‘Victim/Suspect’ Review: A sober documentary about false accusations
Sundance: Nancy Schwartzman’s Netflix documentary calmly guides its audience through the reporting process behind horrifying stories of sexual assault victims who have had the tables turned.
If anything, Nancy Schwartzman’s Victim/Suspect lays its case too calmly over the course of a scant 90-minute runtime. The Roll Red Roll filmmaker revisits the issue of sexual assault in America with her latest film, which follows investigative reporter Rachel de Leon as she suddenly unfolds story after story of alleged sexual assault victims, becoming a horrifying suspect in the process. A great many cops who should be investigating her allegations accuse her of faking it all. Worse, they are then charged with a litany of crimes, breaking the cycle of, yes, victim to suspicious.
It’s the kind of story that should infuriate viewers — about the cops, the system, the world — but Schwartzman dodges emotion to cede her story to de Leon, a dedicated and dogged journalist who neatly guides us through her reporting process. By the end of Victim/Suspect, de Leon has unearthed startling evidence, including numerous instances where cops simply lied directly to these alleged victims, all courtesy of the kind of shoe leather that’s in short supply these days.
Schwartzman eschews flashy add-ons for the most part (though there are a few brief uses of cheesy-looking cards that don’t add much), instead relying on de Leon’s accumulated evidence, including a stunning set of police interrogations, plus de Leon’s interviews with a variety of knowledgeable conversation heads. What got de Leon on to this particular story—one that took her years to investigate and report—was good old-fashioned journalistic passion. Looking for a story to really dig into when she appeared at the Center for Investigative Reporting, de Leon landed on the story of Nikki Yovino, a college student convicted of falsely claiming two students at Sacred Heart University sexually assaulted her after she reported her rape in 2016.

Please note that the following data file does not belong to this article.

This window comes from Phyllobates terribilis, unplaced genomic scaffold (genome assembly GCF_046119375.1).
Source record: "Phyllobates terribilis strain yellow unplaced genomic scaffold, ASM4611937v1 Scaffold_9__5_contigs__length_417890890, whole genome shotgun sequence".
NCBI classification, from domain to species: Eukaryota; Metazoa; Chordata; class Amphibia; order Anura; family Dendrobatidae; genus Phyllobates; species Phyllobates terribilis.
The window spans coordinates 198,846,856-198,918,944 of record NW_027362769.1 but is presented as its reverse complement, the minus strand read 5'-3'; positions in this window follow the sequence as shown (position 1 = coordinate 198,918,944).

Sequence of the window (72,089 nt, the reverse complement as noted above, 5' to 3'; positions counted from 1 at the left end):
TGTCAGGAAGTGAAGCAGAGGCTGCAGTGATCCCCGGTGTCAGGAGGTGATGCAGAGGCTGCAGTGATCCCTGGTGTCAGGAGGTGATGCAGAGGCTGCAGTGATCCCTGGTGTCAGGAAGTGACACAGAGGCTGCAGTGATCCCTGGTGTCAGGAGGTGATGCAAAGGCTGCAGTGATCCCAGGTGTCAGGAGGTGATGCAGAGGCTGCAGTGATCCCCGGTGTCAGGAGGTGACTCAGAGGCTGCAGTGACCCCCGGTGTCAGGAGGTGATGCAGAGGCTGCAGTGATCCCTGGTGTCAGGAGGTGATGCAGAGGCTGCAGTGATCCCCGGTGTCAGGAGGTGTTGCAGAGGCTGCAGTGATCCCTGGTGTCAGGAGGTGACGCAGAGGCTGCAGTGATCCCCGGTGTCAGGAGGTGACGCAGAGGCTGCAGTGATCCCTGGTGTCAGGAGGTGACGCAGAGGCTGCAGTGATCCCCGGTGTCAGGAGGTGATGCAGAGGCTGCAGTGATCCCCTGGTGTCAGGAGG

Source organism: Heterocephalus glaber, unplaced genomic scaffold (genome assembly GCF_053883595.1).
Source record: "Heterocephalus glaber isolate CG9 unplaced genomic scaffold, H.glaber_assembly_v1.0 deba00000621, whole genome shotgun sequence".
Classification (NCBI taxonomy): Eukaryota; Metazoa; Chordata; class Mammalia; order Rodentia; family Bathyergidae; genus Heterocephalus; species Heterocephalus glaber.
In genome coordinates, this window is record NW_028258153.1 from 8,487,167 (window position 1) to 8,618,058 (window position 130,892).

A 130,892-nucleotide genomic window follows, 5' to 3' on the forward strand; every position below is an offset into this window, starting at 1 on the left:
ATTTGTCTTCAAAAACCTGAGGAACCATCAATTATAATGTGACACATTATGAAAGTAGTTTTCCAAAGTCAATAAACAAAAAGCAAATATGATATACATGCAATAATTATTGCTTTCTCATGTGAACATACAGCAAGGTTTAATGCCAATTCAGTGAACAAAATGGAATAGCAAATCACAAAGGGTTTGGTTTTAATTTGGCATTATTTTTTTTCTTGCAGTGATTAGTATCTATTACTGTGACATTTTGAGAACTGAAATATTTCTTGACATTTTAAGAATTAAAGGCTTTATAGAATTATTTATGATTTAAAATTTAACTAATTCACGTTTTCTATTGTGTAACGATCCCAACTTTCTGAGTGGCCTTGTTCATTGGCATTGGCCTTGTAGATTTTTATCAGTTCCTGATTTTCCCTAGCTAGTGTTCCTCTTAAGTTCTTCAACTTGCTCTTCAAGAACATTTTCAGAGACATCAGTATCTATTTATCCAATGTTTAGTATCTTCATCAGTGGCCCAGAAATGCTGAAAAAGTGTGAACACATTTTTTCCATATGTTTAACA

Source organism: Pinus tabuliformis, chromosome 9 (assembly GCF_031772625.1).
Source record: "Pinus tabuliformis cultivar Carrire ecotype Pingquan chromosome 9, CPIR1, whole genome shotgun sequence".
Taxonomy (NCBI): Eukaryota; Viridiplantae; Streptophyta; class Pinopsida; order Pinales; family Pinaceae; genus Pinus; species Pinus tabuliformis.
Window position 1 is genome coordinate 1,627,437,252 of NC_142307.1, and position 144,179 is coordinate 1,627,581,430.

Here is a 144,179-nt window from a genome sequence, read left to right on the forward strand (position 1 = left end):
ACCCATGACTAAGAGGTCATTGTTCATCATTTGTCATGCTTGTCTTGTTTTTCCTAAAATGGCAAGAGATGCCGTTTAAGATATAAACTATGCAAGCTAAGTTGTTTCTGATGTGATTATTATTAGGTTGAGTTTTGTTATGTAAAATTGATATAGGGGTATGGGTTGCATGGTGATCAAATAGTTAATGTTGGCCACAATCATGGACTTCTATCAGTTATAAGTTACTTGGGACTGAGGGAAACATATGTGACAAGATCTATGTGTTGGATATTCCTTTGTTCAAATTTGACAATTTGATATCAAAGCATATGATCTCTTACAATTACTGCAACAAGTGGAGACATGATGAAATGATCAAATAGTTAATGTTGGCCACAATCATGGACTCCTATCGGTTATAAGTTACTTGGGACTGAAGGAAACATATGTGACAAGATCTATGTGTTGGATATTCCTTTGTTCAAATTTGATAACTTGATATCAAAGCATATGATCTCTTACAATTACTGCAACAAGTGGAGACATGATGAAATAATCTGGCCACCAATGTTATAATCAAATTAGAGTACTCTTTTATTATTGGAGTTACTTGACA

Yovino’s case then led de Leon to Emma Mannion’s strikingly similar case, in which the University of Alabama former student, like Yovino, was arrested and convicted for filing a false police report in 2016. And Mannion? However, it flows directly into Megan Rondini Another alleged rape victim arrested and convicted of filing a false police report just a year before Mannion. And with the same Tuscaloosa Police Department. While this sort of coincidence grinds the hairs on the back of most people’s necks, de Leon approaches each twist and turn with measured curiosity (they could and should teach “victim/suspect” in journalism school; it’s all about the tick-tock of reporting a complicated story to the best of my ability).
And yet, despite the seemingly cinematic occurrences that dot the film’s timeline, parts of it often feel muddled. From Nikki to Emma to Megan is a natural progression, but Schwartzman and de Leon still find time to delve into other elements and stories that should have been burned into the film much earlier. Sure, de Leon’s reporting took them in some weird directions, but the late-breaking addition of new talking heads and some frankly unnecessary recreations do little to clarify the very important story that “Victim/Suspect” is trying to tell.
Eventually, though, the women get down to business: Most of the time, the problem is how cops interrogate victims, treat them like suspects, and use horrific techniques to get what they want (as we learn, many of these techniques boil down to, “they’re lying just about it”), fabricating whole pieces of evidence, pressuring their victims, dealing with suspects, and basically making sure no sane person ever wants to report their rape, if there is any any chance that her story will not be believed. Schwartzman and de Leon’s own inquiry into this problem could feed a film of its own — footage that takes us through what’s known as the Reid Technique and then shows it in action in one of the film’s many interview scenes is truly chilling.
But the rest of the film often lacks that same connecting-the-dots feeling, that lightbulb moment of seeing so much of de Leon’s work come to fruition. It’s all so very sober, so deep soberingthat when genuine emotion emerges (a sequence in which de Leon starts crying during a pitch meeting as she guides her colleagues through the story is an amazing reminder of the true price of it all), that’s it, what irritates. That shouldn’t be – all of this should unsettle us and make us act.
Victim/Suspect premiered at the 2023 Sundance Film Festival. Netflix will release it later this year.
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https://www.indiewire.com/2023/01/victim-suspect-review-netflix-1234798035/ ‘Victim/Suspect’ Review: A sober documentary about false accusations